BLM announces mineral cost recovery fee schedule

The Bureau of Land Management will implement Tuesday an updated fee schedule for mineral cost recovery.

Notice of the revised fee published in the Federal Register on Aug. 16. The final rule updated the fees charged to recover costs incurred in processing documents associated with oil, gas, coal, and solid mineral activities on public land.

The updated fees cover costs for actions, including (but not limited to) lease applications, name changes, corporate mergers, lease consolidations, and reinstatements. The fee schedule is updated annually based on the change in the Implicit Price Deflator for Gross Domestic Product (IPD-GDP) from the 4th quarter of one calendar year to the 4th quarter of the following calendar year.

The BLM is authorized to charge cost recovery fees under the Federal Land Policy and Management Act of 1976 (FLPMA) and the 2005 Cost Recovery Rule. The Office of Management and Budget (OMB) has also directed Federal agencies to recover their costs for services.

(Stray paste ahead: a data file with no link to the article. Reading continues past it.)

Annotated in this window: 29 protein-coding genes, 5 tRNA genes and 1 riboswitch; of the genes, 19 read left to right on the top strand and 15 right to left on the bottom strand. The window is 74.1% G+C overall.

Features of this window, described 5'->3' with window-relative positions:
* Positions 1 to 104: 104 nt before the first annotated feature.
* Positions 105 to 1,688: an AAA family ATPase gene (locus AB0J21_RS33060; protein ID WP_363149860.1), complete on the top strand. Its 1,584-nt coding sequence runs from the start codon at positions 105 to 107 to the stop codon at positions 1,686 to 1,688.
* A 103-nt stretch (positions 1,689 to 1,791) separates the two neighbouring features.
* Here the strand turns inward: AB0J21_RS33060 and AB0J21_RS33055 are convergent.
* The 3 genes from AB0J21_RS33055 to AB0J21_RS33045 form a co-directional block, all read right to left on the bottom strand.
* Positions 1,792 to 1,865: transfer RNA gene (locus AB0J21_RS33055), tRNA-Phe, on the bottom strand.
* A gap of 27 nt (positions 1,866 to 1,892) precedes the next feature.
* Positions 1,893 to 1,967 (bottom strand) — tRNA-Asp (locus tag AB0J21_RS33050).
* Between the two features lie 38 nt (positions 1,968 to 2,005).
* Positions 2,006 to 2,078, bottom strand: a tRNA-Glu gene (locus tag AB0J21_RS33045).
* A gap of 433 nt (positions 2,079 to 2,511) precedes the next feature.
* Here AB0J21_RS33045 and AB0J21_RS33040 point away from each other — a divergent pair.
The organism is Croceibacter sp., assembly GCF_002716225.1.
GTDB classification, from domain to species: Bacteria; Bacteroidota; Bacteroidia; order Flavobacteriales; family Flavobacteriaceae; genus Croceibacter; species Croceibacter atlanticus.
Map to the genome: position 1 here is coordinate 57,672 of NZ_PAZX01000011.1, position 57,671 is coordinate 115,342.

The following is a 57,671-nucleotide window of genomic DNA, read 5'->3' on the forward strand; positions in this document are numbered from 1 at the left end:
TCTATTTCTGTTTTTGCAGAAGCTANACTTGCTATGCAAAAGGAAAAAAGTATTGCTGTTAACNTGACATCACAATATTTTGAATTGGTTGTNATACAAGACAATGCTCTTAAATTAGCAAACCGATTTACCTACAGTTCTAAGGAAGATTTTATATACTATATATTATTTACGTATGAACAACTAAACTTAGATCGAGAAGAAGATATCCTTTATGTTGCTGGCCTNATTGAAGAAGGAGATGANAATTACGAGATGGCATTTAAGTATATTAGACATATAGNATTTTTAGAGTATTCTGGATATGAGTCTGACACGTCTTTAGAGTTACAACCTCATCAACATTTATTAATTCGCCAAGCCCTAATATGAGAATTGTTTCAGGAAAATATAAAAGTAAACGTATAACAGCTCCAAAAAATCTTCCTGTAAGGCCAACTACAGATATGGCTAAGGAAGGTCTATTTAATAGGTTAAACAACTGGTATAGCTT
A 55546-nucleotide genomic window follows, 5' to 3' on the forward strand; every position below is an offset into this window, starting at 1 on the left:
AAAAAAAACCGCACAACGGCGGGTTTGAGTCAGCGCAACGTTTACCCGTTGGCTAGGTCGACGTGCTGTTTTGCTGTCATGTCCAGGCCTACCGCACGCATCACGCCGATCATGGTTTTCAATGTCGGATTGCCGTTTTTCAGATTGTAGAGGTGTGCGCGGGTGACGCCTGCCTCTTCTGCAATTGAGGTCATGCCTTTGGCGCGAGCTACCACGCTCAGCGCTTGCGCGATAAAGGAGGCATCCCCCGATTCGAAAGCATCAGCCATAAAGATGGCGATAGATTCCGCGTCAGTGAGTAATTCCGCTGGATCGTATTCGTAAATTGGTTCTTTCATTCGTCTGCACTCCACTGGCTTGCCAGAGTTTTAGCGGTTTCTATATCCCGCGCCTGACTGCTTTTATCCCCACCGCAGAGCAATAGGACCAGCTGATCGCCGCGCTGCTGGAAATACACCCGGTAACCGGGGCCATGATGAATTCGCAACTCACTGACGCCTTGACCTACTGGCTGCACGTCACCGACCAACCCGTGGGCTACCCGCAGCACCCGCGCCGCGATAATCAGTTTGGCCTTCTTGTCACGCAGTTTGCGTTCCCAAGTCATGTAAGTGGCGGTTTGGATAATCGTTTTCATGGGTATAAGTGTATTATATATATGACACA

Because of the small increase in the IPD-GDP and rounding, 30 fees will not change, while 18 will go up. Nine of the 18 will go up by $5 and seven will go up by $10. The largest increase will be $55, which will be added to the $2,940 fee charged for adjudicating more than 10 mineral patent claims. The fee for adjudicating 10 or fewer claims will increase $25, from $1,470 to $1,495.

The BLM first implemented a cost recovery fee schedule for certain oil and gas activities in November 2005. The fee changes are the BLM’s response to recommendations made in a 1988 report issued by the Department of the Interior’s Office of Inspector General, which found that the BLM needed to do more to recover its document-processing costs.

The fees are based on a commonly used mathematical formula used by businesses nationwide to adjust their expenses. This fee update rule is based on the change in the IPD-GDP from the 4th Quarter of 2011 to the 4th Quarter of 2012, thus reflecting the rate of inflation over four calendar quarters.


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